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Today's Stichomancy for Colin Powell

The first excerpt represents the element of Air. It speaks of mental influences and the process of thought, and is drawn from At the Mountains of Madness by H. P. Lovecraft:

of connected caverns and galleries. Many graphic sculptures told of explorations deep underground, and of the final discovery of the Stygian sunless sea that lurked at earthís bowels. This vast nighted gulf had undoubtedly been worn by the great river which flowed down from the nameless and horrible westward mountains, and which had formerly turned at the base of the Old Onesí range and flowed beside that chain into the Indian Ocean between Budd and Totten Lands on Wilkesís coast line. Little by little it had eaten away the limestone hill base at its turning, till at last its sapping currents reached the caverns of the ground waters

At the Mountains of Madness
The second excerpt represents the element of Fire. It speaks of emotional influences and base passions, and is drawn from Poems of William Blake by William Blake:

O virgin know'st thou not our steeds drink of the golden springs Where Luvah doth renew his horses: lookst thou on my youth. And fearest thou because I vanish and am seen no more. Nothing remains; O maid I tell thee, when I pass away. It is to tenfold life, to love, to peace, and raptures holy: Unseen descending, weigh my light wings upon balmy flowers: And court the fair eyed dew, to take me to her shining tent The weeping virgin, trembling kneels before the risen sun. Till we arise link'd in a golden band and never part: But walk united bearing food to all our tender flowers.

Dost thou O little cloud? I fear that I am not like thee:

Poems of William Blake
The third excerpt represents the element of Water. It speaks of pure spiritual influences and feelings of love, and is drawn from Father Sergius by Leo Tolstoy:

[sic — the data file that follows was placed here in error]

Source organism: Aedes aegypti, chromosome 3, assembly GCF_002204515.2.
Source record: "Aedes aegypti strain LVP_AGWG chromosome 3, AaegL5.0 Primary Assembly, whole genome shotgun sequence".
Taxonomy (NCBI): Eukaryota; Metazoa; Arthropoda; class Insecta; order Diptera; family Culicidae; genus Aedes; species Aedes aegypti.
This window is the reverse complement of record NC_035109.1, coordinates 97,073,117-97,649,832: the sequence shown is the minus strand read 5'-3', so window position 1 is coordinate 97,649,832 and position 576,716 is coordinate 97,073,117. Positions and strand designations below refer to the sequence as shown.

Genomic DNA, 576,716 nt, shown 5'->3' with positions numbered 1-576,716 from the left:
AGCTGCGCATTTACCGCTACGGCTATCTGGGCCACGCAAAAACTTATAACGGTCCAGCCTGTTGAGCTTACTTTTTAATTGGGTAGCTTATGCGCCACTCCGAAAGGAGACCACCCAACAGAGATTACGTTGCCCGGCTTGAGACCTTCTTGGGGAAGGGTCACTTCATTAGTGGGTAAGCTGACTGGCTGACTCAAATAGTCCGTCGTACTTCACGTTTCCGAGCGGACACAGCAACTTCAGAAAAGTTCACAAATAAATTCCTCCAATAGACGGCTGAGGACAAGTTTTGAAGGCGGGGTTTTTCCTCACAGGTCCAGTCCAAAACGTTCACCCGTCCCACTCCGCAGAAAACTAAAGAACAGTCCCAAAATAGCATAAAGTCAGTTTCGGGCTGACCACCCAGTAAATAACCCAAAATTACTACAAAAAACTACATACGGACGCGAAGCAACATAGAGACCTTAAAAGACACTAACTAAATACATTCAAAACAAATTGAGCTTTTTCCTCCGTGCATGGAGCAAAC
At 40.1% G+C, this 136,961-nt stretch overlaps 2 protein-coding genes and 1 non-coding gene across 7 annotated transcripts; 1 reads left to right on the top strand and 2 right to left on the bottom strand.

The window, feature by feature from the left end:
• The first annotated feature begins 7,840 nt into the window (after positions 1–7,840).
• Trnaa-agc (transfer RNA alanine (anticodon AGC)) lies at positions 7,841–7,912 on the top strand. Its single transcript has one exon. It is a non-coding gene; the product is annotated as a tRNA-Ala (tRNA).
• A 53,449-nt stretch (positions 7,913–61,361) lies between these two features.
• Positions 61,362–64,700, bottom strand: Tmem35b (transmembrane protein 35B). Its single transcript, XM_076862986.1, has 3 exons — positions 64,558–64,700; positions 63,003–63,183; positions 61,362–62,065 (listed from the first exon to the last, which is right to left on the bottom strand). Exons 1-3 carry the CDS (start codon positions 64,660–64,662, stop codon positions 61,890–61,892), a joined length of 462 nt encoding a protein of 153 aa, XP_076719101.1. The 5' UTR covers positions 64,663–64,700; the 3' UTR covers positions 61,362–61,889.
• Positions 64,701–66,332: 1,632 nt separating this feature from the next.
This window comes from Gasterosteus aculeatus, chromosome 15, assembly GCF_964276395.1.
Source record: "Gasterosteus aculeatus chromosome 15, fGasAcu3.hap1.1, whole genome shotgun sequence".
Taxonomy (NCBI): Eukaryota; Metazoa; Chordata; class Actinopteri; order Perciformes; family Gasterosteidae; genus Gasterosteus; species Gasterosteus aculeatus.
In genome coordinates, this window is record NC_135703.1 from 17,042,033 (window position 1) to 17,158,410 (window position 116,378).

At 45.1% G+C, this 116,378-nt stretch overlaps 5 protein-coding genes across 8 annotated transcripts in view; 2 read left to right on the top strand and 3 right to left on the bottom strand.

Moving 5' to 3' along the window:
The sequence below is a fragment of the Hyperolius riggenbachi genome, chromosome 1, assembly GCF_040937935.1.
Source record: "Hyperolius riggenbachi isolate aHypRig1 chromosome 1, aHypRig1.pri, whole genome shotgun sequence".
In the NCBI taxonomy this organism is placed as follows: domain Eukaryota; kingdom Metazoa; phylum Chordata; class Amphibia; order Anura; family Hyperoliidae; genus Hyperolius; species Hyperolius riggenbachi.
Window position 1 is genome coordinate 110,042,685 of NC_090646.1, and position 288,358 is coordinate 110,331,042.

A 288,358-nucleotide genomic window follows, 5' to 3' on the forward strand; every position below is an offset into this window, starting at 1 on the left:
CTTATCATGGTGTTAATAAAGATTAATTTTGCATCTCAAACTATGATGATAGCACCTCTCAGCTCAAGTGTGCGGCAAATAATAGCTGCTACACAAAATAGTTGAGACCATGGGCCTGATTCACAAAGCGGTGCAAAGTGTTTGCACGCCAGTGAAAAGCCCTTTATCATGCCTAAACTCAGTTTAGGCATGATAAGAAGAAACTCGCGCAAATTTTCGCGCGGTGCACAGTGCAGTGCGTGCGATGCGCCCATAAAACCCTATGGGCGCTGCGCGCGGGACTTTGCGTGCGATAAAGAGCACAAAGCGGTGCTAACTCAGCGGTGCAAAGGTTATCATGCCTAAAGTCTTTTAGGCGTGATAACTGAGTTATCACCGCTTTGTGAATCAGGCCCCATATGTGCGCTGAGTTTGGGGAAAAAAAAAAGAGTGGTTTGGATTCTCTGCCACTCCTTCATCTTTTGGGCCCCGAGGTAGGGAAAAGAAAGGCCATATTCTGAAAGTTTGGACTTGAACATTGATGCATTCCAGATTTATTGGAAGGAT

Masha, her daughter, was nursing her youngest child, the eldest boy and girl were at school, and her son-in-law was asleep, not having slept during the night. Praskovya Mikhaylovna had remained awake too for a great part of the night, trying to soften her daughter's anger against her husband.

She saw that it was impossible for her son-in-law, a weak creature, to be other than he was, and realized that his wife's reproaches could do no good--so she used all her efforts to soften those reproaches and to avoid recrimination and anger. Unkindly relations between people caused her actual physical suffering. It was so clear to her that bitter feelings do not

The fourth excerpt represents the element of Earth. It speaks of physical influences and the impact of the unseen on the visible world, and is drawn from The Atheist's Mass by Honore de Balzac:

eccentricity. Sometimes very handsomely dressed, like Crebillon the tragical, he would suddenly affect extreme indifference as to what he wore; he was sometimes seen in a carriage, and sometimes on foot. By turns rough and kind, harsh and covetous on the surface, but capable of offering his whole fortune to his exiled masters--who did him the honor of accepting it for a few days--no man ever gave rise to such contradictory judgements. Although to obtain a black ribbon, which physicians ought not to intrigue for, he was capable of dropping a prayer-book out of his pocket at Court, in his heart he mocked at everything; he had a deep contempt for men, after studying them from above and below, after